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Celtics NOTEBOOK

Dim expectations don’t bother Gerald Wallace

WALTHAM — The over/under for the Celtics’ 2013-14 regular-season win total is 27 ½, according to Bovada Sportsbook in Las Vegas.

Bovada lists only five other teams with lower over/unders: Charlotte (26), Utah (25), Orlando (24), Phoenix (21), and Philadelphia (17).

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Entering a rebuilding season, the expectations surrounding the Celtics, who are 1-5 this preseason, are low, though you don’t need a sports bookie from Vegas to tell you that.

Gerald Wallace said he’s ignoring such noise.

“If it ain’t in the Xbox, I ain’t reading it,” the veteran swingman said after practice Saturday before the Celtics left for Montreal, where they’ll face the Minnesota Timberwolves Sunday at the Bell Centre as part of the second annual NBA Canada Series.

But Wallace didn’t deny that few expect much from the Celtics this season.

“Our main thing is we want to try to get better,” Wallace said. “We know nobody is picking us to win the championship; nobody is picking us to make the playoffs. Our main thing is we’ve just got to continue to get better.

“I told the guys, we’re like a sleeper team. We’re that team that everybody’s looking at on their schedule like, ‘OK, we can get a win,’ [or] ‘We can rest, this might be a night off for us.’ We can surprise some teams and do some things . . . a lot of teams are not going to be expecting it.”

Wallace is expected to play against Minnesota, as is forward Kris Humphries, who sat out of the Celtics’ last preseason game with a sore foot.

Point guard Phil Pressey (ankle) is questionable.

“[The ankle] feels a lot better than it was a couple days ago,” Pressey said. “[Saturday] was the first day I actually ran on it and jumped on it. It’s getting better. But more ice and more treatment.”

Wallace has sat out on the second game of the Celtics’ last two back-to-back sets this preseason — but only to rest, coach Brad Stevens said.

Stevens said that he doesn’t plan on resting the 31-year-old on the second night of back-to-backs when the regular season starts, though.

Wallace has 12 NBA seasons under his belt, the most of any current Celtic, and hasn’t been shy about sharing advice with his younger teammates.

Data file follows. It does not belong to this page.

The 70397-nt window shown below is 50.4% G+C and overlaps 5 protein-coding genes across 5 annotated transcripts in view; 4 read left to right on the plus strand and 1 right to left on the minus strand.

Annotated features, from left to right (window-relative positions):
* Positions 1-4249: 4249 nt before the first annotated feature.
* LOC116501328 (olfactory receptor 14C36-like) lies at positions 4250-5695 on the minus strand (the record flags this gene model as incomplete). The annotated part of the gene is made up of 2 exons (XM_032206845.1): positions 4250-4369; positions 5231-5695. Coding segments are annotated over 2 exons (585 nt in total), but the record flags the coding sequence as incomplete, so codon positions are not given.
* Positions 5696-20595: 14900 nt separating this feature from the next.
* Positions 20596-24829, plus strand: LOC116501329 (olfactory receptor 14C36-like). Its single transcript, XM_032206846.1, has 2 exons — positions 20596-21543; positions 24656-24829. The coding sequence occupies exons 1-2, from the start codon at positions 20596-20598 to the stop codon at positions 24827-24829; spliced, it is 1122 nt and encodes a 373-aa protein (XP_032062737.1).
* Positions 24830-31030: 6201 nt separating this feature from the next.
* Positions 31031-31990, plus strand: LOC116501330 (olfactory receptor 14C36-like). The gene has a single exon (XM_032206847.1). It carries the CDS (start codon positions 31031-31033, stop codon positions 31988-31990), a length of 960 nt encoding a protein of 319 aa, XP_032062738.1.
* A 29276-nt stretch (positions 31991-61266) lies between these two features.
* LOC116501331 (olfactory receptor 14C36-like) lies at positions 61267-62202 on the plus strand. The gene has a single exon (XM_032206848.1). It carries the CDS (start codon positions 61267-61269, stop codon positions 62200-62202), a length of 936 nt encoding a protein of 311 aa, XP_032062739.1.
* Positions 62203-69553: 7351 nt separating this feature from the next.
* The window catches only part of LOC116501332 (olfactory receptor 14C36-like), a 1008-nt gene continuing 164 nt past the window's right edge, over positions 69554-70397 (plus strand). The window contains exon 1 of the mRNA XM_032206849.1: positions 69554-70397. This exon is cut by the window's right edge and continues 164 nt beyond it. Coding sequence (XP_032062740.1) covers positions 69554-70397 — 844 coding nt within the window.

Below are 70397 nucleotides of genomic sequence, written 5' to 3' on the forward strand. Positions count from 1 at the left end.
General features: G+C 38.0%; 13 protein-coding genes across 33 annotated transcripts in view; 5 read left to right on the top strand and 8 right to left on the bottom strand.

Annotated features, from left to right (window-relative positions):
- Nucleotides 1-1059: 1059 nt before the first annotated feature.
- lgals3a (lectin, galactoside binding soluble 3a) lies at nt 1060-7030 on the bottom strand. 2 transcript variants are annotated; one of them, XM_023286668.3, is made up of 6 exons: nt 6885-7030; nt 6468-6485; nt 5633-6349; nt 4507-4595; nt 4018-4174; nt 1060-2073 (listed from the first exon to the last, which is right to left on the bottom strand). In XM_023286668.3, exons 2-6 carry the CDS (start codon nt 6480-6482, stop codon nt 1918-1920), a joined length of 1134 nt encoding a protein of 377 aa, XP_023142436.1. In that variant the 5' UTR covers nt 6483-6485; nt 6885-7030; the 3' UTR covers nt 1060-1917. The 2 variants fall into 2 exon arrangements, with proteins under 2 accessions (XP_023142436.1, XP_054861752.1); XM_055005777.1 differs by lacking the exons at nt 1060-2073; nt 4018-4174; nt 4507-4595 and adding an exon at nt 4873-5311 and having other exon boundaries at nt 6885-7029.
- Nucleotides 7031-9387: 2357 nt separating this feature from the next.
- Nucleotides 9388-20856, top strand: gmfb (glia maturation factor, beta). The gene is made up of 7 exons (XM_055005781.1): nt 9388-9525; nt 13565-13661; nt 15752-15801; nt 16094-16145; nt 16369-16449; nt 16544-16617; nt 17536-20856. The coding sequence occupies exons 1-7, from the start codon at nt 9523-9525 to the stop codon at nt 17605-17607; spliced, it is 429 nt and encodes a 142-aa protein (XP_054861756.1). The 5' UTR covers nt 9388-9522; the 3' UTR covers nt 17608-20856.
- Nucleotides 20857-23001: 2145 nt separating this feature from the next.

“He told me the other day, he tries to start the game off as aggressive as possible, so everybody knows that he’s ready to play,” Pressey said, “so that’s the big thing he told me and I try to carry that over to the game.”

Taking it seriously

Though the Celtics’ have just two preseason games left, Stevens said he’s not treating them as a dress rehearsal for the regular season, which begins Oct. 30 against the Raptors in Toronto.

“I don’t plan on changing anybody’s approach, I hope our approach stays the same,” he said. “What’ll change as we get into the regular season are the minutes, but that probably won’t change a whole lot in the last two exhibition games.”

When asked about the starting lineup for the last two games, Stevens said, “I think the people that’ll pay most attention to who starts and who doesn’t are probably the people who write about it, to be honest. I think it’s going to be based a lot more on who complements one another, and who finishes games.”

Ex-stars won’t play

Brooklyn forwards Paul Pierce and Kevin Garnett will not play in Wednesday night’s preseason game against their former team at TD Garden, Nets coach Jason Kidd told reporters.

It’s unlikely that either Pierce or Garnett, both traded to the Nets this summer as part of a blockbuster swap, will even make the trip to Boston.

Former Celtics guard Jason Terry, who was also included in that trade, is expected to play against Boston.

The Nets visit the Celtics for the first time in the regular season on Jan. 26, when both Pierce and Garnett are expected to make their first return to TD Garden.

Who’ll take last shot?

Pierce got the last shot. That’s how it was for so many Celtics seasons. The shot clock was winding down and fate and the ball rested in No. 34’s hands.

With Pierce gone, it’s unclear which Celtic will take over that late-game role.

“It could be really fun to be on a team where you don’t know who’s going to get the last shot, because you might be riding a hot hand that night, you know?” Stevens said. “Maybe somebody is 0 for 6, but has to step up and make a big one because they’re not being guarded in certain situations.”

Globe correspondent Michelle Fenelon contributed to this report. Baxter Holmes can be reached at baxter.holmes@globe.com Follow him on Twitter @BaxterHolmes.
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